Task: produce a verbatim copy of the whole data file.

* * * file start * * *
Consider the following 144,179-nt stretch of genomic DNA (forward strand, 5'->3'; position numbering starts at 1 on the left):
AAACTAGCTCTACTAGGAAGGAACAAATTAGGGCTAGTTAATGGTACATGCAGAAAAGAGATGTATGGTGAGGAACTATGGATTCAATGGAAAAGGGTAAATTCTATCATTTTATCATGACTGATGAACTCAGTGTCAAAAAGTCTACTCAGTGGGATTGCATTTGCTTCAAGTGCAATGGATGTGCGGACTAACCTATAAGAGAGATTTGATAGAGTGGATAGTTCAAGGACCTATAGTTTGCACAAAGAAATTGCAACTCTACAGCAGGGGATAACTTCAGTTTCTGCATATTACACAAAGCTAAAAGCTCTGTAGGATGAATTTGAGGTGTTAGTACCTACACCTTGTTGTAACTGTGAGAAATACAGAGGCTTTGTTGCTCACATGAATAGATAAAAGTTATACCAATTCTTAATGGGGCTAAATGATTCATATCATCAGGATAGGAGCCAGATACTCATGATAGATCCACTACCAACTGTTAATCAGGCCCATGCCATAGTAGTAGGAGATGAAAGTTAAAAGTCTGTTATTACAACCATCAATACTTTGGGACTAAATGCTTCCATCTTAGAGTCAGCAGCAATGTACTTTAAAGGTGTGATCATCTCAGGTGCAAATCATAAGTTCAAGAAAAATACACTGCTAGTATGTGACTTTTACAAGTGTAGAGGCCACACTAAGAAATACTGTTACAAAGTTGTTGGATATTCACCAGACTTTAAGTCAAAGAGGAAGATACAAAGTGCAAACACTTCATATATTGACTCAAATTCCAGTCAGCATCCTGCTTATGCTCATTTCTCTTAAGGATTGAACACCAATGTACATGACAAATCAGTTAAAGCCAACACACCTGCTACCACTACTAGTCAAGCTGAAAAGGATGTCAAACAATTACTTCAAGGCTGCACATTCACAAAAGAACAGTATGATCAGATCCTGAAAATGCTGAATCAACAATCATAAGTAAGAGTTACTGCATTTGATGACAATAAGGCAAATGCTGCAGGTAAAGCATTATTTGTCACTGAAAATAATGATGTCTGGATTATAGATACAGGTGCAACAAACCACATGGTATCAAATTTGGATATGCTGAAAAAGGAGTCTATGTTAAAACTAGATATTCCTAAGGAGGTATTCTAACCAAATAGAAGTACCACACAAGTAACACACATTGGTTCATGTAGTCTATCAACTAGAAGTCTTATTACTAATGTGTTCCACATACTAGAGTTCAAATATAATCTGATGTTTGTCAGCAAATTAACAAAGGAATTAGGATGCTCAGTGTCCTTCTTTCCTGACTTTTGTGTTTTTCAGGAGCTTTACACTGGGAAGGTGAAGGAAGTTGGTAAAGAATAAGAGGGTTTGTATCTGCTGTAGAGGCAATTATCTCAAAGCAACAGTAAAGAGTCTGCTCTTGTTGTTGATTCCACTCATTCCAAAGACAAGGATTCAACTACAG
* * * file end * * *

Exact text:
Consider the following 144,179-nt stretch of genomic DNA (forward strand, 5'->3'; position numbering starts at 1 on the left):
AAACTAGCTCTACTAGGAAGGAACAAATTAGGGCTAGTTAATGGTACATGCAGAAAAGAGATGTATGGTGAGGAACTATGGATTCAATGGAAAAGGGTAAATTCTATCATTTTATCATGACTGATGAACTCAGTGTCAAAAAGTCTACTCAGTGGGATTGCATTTGCTTCAAGTGCAATGGATGTGCGGACTAACCTATAAGAGAGATTTGATAGAGTGGATAGTTCAAGGACCTATAGTTTGCACAAAGAAATTGCAACTCTACAGCAGGGGATAACTTCAGTTTCTGCATATTACACAAAGCTAAAAGCTCTGTAGGATGAATTTGAGGTGTTAGTACCTACACCTTGTTGTAACTGTGAGAAATACAGAGGCTTTGTTGCTCACATGAATAGATAAAAGTTATACCAATTCTTAATGGGGCTAAATGATTCATATCATCAGGATAGGAGCCAGATACTCATGATAGATCCACTACCAACTGTTAATCAGGCCCATGCCATAGTAGTAGGAGATGAAAGTTAAAAGTCTGTTATTACAACCATCAATACTTTGGGACTAAATGCTTCCATCTTAGAGTCAGCAGCAATGTACTTTAAAGGTGTGATCATCTCAGGTGCAAATCATAAGTTCAAGAAAAATACACTGCTAGTATGTGACTTTTACAAGTGTAGAGGCCACACTAAGAAATACTGTTACAAAGTTGTTGGATATTCACCAGACTTTAAGTCAAAGAGGAAGATACAAAGTGCAAACACTTCATATATTGACTCAAATTCCAGTCAGCATCCTGCTTATGCTCATTTCTCTTAAGGATTGAACACCAATGTACATGACAAATCAGTTAAAGCCAACACACCTGCTACCACTACTAGTCAAGCTGAAAAGGATGTCAAACAATTACTTCAAGGCTGCACATTCACAAAAGAACAGTATGATCAGATCCTGAAAATGCTGAATCAACAATCATAAGTAAGAGTTACTGCATTTGATGACAATAAGGCAAATGCTGCAGGTAAAGCATTATTTGTCACTGAAAATAATGATGTCTGGATTATAGATACAGGTGCAACAAACCACATGGTATCAAATTTGGATATGCTGAAAAAGGAGTCTATGTTAAAACTAGATATTCCTAAGGAGGTATTCTAACCAAATAGAAGTACCACACAAGTAACACACATTGGTTCATGTAGTCTATCAACTAGAAGTCTTATTACTAATGTGTTCCACATACTAGAGTTCAAATATAATCTGATGTTTGTCAGCAAATTAACAAAGGAATTAGGATGCTCAGTGTCCTTCTTTCCTGACTTTTGTGTTTTTCAGGAGCTTTACACTGGGAAGGTGAAGGAAGTTGGTAAAGAATAAGAGGGTTTGTATCTGCTGTAGAGGCAATTATCTCAAAGCAACAGTAAAGAGTCTGCTCTTGTTGTTGATTCCACTCATTCCAAAGACAAGGATTCAACTACAG